LAS VEGAS -- Hewlett Packard Enterprise has launched an open source UX that allows IT pros to provide a familiar...
user experience across different enterprise applications.
Grommet, introduced at the HP Discover conference this week, bridges consumer grade capabilities with an enterprise user experience framework, said Martin Fink, HP's CTO.
Grommet is the source technology behind HP products such as OneView, a network and systems management tool. The idea for Grommet came from CEO Meg Whitman, Fink said, after she heard about customer frustrations. Customers that try to bring HP products together can't do so easily, and they get different experiences, including simple things such as differences on the search bar.
"We are HP, why can't our stuff work together the same way?" was the question from Whitman that launched Grommet, Fink said. "We took that to heart."
Enterprises may have their own or use third-party developers to develop applications. "Invariably those [applications] will all come back and look differently, work differently, they won't all have a consistent user experience across the board," Fink said.
Grommet aims to deliver what customers expect from their user experience and allows designers and developers to work from the same platform.
IT staff will see value in Grommet as it starts to leverage applications code developed by different programmers, DevOps teams, or third-party consultants and give end-to-end enterprise applications a user experience that is consistent and familiar.
"The end-to-end capability will be important for customers' hybrid clouds, combining [on-premises] private clouds with hosted cloud services," said Jean Bozman, director of Infrastructure Research at Neuralytix, Inc., a research firm based in New York.
Jussi Galbraith, an information team lead for Adobe System Inc., has an analytics tool that has not been completely implemented. Grommet would provide a familiar user experience.
For example, Adobe products have a specific look and feel that's different from Adobe SiteCatalyst. An employee could use SiteCatalyst and see the similarities to Insight and AEM.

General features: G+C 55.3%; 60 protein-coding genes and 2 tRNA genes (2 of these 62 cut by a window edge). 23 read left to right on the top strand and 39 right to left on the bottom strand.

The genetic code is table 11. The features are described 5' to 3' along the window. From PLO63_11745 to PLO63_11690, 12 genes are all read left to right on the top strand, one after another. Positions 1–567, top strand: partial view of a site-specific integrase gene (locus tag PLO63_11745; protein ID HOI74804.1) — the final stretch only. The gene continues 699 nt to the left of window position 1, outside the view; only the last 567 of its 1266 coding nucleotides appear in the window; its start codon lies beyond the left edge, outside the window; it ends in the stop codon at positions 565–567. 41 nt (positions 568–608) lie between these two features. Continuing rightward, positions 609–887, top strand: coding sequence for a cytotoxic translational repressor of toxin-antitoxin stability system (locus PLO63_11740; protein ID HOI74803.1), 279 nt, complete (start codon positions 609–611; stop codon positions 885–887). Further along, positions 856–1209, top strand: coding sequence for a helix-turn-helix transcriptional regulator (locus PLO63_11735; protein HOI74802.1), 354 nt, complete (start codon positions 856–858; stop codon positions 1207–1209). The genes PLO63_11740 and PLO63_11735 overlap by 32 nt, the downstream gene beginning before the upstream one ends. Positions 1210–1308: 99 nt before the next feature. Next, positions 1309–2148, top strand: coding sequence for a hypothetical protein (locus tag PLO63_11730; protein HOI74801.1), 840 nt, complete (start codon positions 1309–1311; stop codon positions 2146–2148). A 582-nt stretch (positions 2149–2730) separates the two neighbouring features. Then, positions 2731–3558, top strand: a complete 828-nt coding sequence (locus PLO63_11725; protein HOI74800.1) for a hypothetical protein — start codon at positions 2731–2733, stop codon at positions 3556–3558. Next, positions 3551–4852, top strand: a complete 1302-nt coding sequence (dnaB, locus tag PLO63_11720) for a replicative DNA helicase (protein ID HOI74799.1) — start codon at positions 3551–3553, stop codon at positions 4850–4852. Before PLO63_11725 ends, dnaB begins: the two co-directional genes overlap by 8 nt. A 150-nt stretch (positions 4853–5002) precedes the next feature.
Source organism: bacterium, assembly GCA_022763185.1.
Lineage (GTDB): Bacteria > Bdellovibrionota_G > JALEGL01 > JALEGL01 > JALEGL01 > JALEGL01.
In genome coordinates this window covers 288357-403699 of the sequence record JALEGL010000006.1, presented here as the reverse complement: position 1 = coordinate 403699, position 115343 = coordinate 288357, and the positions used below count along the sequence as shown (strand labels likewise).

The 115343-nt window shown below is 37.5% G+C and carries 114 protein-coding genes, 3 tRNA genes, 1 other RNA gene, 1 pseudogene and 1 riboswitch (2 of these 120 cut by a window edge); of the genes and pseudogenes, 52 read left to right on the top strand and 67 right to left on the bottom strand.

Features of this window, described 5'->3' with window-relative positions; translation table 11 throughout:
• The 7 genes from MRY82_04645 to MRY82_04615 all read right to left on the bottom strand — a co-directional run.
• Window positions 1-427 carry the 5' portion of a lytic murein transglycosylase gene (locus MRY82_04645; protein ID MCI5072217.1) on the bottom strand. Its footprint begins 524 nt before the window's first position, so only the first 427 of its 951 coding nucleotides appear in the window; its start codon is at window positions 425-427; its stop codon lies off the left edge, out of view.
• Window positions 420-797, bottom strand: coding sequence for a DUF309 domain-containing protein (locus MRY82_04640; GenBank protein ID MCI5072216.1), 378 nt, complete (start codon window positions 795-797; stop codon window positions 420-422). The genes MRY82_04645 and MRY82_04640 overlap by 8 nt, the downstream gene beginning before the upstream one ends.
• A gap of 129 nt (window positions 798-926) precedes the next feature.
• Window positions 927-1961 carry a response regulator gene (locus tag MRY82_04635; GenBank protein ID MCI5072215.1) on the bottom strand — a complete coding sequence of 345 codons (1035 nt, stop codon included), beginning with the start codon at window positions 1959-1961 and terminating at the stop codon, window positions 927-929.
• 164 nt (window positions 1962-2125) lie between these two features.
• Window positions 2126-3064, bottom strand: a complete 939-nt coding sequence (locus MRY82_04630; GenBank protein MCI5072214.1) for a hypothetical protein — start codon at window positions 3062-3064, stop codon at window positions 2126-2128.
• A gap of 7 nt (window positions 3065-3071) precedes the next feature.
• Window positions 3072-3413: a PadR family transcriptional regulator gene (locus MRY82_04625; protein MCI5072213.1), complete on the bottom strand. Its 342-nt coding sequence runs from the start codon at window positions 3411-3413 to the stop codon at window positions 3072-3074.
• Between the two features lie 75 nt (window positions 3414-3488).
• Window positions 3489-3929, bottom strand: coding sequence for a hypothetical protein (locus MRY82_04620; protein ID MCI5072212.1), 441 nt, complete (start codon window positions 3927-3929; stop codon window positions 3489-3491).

"Something like that across all of our analytics products would actually work well," Galbraith said. "The look and feel across everything would be excellent."
Grommet follows years of open source contributions by HP. In addition, all of software-based work on HP's upcoming computing system, The Machine, is also all open source, Fink said. HP is already contributing to the Linux kernel to support memory-driven computing, the basis for The Machine.
What HP has with Grommet appears to be unique and important in that it provides support across the HP ecosystem, Bozman said.
"I can understand why they want to make it open source," she said.
Fink said HP is "all-in on open source," adding that the company is the number one contributor to the OpenStack Project, which is tied to the company's Helion Rack. The company also contributes large bodies of code to the Cloud Foundry project.
Along with its strong support for OpenStack and open-source Linux, HP also has strong partnerships with software-defined infrastructure vendors -- including Microsoft and VMware, according to Bozman.
"Those partnerships won't go away due to this OpenStack project and community open-source development," she said.
Robert Gates covers data centers, data center strategies, server technologies, converged and hyperconverged infrastructure and open source operating systems for SearchDataCenter. Follow him @RBGatesTT.
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